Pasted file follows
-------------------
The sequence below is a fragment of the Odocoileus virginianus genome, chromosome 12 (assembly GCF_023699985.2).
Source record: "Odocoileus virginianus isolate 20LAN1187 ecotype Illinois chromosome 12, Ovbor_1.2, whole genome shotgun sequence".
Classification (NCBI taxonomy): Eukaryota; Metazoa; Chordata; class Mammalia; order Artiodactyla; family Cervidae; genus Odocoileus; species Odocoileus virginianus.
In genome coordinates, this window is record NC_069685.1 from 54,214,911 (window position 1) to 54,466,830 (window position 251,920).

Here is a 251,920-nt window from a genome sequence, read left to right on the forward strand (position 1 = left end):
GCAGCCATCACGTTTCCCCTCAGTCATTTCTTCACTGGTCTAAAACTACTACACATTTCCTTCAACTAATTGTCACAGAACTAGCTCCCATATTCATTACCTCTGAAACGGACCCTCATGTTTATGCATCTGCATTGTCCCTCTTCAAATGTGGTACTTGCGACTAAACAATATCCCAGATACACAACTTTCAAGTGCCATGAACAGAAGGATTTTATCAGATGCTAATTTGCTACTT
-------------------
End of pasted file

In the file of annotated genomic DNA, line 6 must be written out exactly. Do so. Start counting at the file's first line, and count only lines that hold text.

GCAGCCATCACGTTTCCCCTCAGTCATTTCTTCACTGGTCTAAAACTACTACACATTTCCTTCAACTAATTGTCACAGAACTAGCTCCCATATTCATTACCTCTGAAACGGACCCTCATGTTTATGCATCTGCATTGTCCCTCTTCAAATGTGGTACTTGCGACTAAACAATATCCCAGATACACAACTTTCAAGTGCCATGAACAGAAGGATTTTATCAGATGCTAATTTGCTACTT